Okay. To recap, my writing will be more what than why, it will be about me and you and all of us, and you’ll read it if you want to. Or not. Deal? Deal.
When I read or hear news confirming the possibility of preventing or delaying Alzheimer’s I am renewed with hope! The idea that my future can be influenced by the choices I make today is pretty powerful and it helps me stay the course of being an Alzheimer’s Warrior.
That’s why I love this recent article in the Minneapolis Star Tribune titled “10 Ways To Keep Your Brain Sharp.” It offers clear and simple ways to love your brain, with exercise being the top two. GET MOVING is #1 and says, “If you do only one thing to keep your brain young, exercise.” This is my motivation — nothing has given me a better reason to lace up and break a sweat. PUMP IRON is #2 on the list. I don’t pump iron. Yet.
The bonus? A healthy brain is just ONE of the benefits of following this list.
All that we behold is full of blessings. ~ William Wordsworth
Yesterdays post about Alzheimer’s disease killing my mom was honest. It wasn’t meant to be anything other than that. I have experienced many emotions throughout the course of my mom’s disease. I’ve been sad, frustrated, joyful, embarrassed, protective, impatient, scared and yes angry. But I’ve also been grateful. And of all the emotional ups and downs this disease brings — gratefulness is my gift and comfort to myself.
My mother is still on this earth, she is in good hands, and I get to tell her everything in my heart over and over again.
Yes, I am grateful for Alzheimer’s disease.
Because of Alzheimer’s . . . .
My mom is free from the worries of the world and is generally happy.
I am closer with my parents because I am more involved in their lives.
I am also closer with my brother and sister who are my partners on this journey.
I have a pretty good idea of how and when my mother will die — it’s a gift in disguise.
I appreciate and treasure every moment I have with my mom, and those I love.
I know how and why to strive for fitness and health — including brain health.
I’m healthier than I’ve ever been.
I see the fragility of life, and I try not to take things for granted.
I’m trying to live with intention and mindfulness.
I have a good reason to run!
We can only be said to be alive in those moments when our hearts are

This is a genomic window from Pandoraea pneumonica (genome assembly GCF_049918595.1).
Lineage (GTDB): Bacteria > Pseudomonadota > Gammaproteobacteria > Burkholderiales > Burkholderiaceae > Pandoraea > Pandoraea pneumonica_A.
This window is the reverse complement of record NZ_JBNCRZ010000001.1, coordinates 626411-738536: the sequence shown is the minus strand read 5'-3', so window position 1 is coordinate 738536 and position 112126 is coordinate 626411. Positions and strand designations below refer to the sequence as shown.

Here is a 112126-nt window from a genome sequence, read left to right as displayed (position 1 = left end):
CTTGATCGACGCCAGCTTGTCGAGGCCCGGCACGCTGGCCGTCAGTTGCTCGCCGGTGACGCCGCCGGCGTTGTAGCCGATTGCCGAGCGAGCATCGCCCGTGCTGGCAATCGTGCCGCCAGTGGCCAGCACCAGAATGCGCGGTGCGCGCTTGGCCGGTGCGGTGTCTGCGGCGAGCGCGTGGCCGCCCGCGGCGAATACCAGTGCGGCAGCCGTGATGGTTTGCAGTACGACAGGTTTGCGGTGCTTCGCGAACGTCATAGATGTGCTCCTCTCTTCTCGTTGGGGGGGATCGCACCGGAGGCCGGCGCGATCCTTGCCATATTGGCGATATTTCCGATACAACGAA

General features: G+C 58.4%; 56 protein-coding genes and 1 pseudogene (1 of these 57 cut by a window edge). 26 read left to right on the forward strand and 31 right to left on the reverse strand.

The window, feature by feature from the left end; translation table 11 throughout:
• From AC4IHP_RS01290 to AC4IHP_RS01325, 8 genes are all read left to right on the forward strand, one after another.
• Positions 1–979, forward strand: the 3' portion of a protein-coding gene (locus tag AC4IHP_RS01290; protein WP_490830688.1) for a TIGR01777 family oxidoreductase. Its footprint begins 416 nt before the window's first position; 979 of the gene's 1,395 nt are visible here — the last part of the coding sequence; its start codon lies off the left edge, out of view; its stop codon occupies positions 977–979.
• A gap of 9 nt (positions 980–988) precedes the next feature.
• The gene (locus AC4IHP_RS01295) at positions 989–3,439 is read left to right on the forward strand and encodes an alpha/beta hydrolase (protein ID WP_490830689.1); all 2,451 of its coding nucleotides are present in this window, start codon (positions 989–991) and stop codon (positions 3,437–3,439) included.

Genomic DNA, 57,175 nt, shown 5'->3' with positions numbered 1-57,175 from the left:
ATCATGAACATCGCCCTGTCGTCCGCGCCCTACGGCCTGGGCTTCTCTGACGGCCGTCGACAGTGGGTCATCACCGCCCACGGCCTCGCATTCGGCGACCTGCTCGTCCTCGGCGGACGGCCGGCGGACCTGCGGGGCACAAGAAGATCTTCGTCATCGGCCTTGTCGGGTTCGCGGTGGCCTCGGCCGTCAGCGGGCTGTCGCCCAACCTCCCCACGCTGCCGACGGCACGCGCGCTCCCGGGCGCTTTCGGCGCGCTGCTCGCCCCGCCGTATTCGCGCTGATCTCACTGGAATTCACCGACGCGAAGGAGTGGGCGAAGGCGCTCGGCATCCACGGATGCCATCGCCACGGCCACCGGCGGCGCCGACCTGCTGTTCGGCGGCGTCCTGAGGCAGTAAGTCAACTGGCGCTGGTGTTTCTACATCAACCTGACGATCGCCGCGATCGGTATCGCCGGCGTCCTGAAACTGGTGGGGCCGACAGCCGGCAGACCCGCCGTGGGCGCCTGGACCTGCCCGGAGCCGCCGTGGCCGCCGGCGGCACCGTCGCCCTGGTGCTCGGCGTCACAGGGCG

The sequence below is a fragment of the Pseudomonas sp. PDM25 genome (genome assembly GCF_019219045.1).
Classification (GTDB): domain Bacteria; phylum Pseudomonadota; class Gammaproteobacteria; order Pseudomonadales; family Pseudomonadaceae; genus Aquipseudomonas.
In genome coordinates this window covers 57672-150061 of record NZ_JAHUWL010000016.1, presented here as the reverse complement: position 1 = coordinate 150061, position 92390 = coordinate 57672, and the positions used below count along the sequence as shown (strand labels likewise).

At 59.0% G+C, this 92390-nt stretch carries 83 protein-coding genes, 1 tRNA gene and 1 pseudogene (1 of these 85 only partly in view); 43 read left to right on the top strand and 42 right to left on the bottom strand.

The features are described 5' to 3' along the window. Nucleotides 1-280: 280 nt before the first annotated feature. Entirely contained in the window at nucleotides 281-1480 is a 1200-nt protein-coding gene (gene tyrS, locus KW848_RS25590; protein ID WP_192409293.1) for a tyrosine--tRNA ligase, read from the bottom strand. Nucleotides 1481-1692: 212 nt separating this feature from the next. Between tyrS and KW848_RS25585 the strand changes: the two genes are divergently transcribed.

conscious of our treasures.~ Thornton Wilder
I live far away from my parents and I’ll admit, I need to mentally prepare myself to be with them . . . especially my mom when I visit. My mom is not my mom anymore. It’s like a stranger is inhabiting my mother’s body — except my mother’s body doesn’t look like mom anymore either. Alzheimer’s disease has changed my mom both inside and out. She used to care how she looks, and now she doesn’t have the capacity to care. She used to be a familiar harbor, offering motherly comforts, and now she’s the one who needs comforting and reassurance.
But, I’ve been visiting my parents for almost a week now, and one thing is clear — my mom is full of Love.
Mom loves strangers. She actually believes that everyone is an old friend. She talks to most people, and she hugs them and tells them she loves them. She kissed an elderly woman she didn’t know on the lips, and since the woman seemed to enjoy it, I’m pretty sure she had dementia too. It’s interesting to watch. This activity used to bother me, but I’ve learned to relax and I’ve noticed that most people don’t mind. But sometimes I wish I had a card that said “Alzheimer’s — she’s harmless.”
Or, “Alzheimer’s — not afraid to love.”
Mom also loves children. She gets down on their level and tries to make them feel special. Children are usually more receptive to the joy my mom has to give, but the parents – not so much. She high-fived a family of six the other day, and afterward she told me, “I like to do that so they know they have something here.”
My mom loves just about everyone and everything. She loves raisins, the sunshine and the clouds in the sky. She loves animals, pine cones and waking up to a new day. Mom told me once, that when she wakes up in the morning and opens the blinds to let the sun in — she could just cry. She cries lately; but they seem to be tears of joy — like the innocent joy of a new day.
My mom is like a child — a happy child finally free from the worries of the world — who is not afraid to LOVE.